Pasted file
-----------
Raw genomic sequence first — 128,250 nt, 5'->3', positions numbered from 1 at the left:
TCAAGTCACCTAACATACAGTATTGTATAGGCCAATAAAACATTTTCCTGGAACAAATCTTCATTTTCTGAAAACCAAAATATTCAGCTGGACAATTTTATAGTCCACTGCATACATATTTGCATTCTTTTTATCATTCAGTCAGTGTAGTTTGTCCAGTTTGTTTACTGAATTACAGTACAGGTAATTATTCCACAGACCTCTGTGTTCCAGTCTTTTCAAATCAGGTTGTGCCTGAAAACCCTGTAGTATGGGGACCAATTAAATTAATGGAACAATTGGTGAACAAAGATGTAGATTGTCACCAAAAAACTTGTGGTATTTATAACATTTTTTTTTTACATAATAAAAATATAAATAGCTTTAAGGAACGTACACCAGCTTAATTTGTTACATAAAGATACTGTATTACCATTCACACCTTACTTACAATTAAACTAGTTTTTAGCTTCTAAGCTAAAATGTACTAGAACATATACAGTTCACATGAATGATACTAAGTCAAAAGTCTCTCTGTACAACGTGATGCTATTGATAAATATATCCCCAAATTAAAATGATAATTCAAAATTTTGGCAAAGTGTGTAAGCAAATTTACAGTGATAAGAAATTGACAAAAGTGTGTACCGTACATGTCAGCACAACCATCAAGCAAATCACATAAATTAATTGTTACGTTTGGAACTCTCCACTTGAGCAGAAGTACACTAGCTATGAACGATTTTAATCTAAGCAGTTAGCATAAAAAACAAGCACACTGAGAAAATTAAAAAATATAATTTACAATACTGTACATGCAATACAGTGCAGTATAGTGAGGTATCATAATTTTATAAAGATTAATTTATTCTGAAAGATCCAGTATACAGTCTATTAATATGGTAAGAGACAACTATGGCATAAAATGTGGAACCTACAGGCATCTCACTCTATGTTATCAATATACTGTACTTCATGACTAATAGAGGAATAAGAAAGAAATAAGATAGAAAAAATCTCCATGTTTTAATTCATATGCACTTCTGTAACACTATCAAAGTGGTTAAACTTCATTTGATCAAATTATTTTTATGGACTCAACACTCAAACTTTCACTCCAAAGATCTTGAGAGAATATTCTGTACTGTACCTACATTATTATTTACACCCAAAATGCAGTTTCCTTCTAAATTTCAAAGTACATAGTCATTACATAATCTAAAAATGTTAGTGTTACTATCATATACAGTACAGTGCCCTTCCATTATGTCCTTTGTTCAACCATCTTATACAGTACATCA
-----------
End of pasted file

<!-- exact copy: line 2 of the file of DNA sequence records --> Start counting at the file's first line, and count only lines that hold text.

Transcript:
TCAAGTCACCTAACATACAGTATTGTATAGGCCAATAAAACATTTTCCTGGAACAAATCTTCATTTTCTGAAAACCAAAATATTCAGCTGGACAATTTTATAGTCCACTGCATACATATTTGCATTCTTTTTATCATTCAGTCAGTGTAGTTTGTCCAGTTTGTTTACTGAATTACAGTACAGGTAATTATTCCACAGACCTCTGTGTTCCAGTCTTTTCAAATCAGGTTGTGCCTGAAAACCCTGTAGTATGGGGACCAATTAAATTAATGGAACAATTGGTGAACAAAGATGTAGATTGTCACCAAAAAACTTGTGGTATTTATAACATTTTTTTTTTACATAATAAAAATATAAATAGCTTTAAGGAACGTACACCAGCTTAATTTGTTACATAAAGATACTGTATTACCATTCACACCTTACTTACAATTAAACTAGTTTTTAGCTTCTAAGCTAAAATGTACTAGAACATATACAGTTCACATGAATGATACTAAGTCAAAAGTCTCTCTGTACAACGTGATGCTATTGATAAATATATCCCCAAATTAAAATGATAATTCAAAATTTTGGCAAAGTGTGTAAGCAAATTTACAGTGATAAGAAATTGACAAAAGTGTGTACCGTACATGTCAGCACAACCATCAAGCAAATCACATAAATTAATTGTTACGTTTGGAACTCTCCACTTGAGCAGAAGTACACTAGCTATGAACGATTTTAATCTAAGCAGTTAGCATAAAAAACAAGCACACTGAGAAAATTAAAAAATATAATTTACAATACTGTACATGCAATACAGTGCAGTATAGTGAGGTATCATAATTTTATAAAGATTAATTTATTCTGAAAGATCCAGTATACAGTCTATTAATATGGTAAGAGACAACTATGGCATAAAATGTGGAACCTACAGGCATCTCACTCTATGTTATCAATATACTGTACTTCATGACTAATAGAGGAATAAGAAAGAAATAAGATAGAAAAAATCTCCATGTTTTAATTCATATGCACTTCTGTAACACTATCAAAGTGGTTAAACTTCATTTGATCAAATTATTTTTATGGACTCAACACTCAAACTTTCACTCCAAAGATCTTGAGAGAATATTCTGTACTGTACCTACATTATTATTTACACCCAAAATGCAGTTTCCTTCTAAATTTCAAAGTACATAGTCATTACATAATCTAAAAATGTTAGTGTTACTATCATATACAGTACAGTGCCCTTCCATTATGTCCTTTGTTCAACCATCTTATACAGTACATCA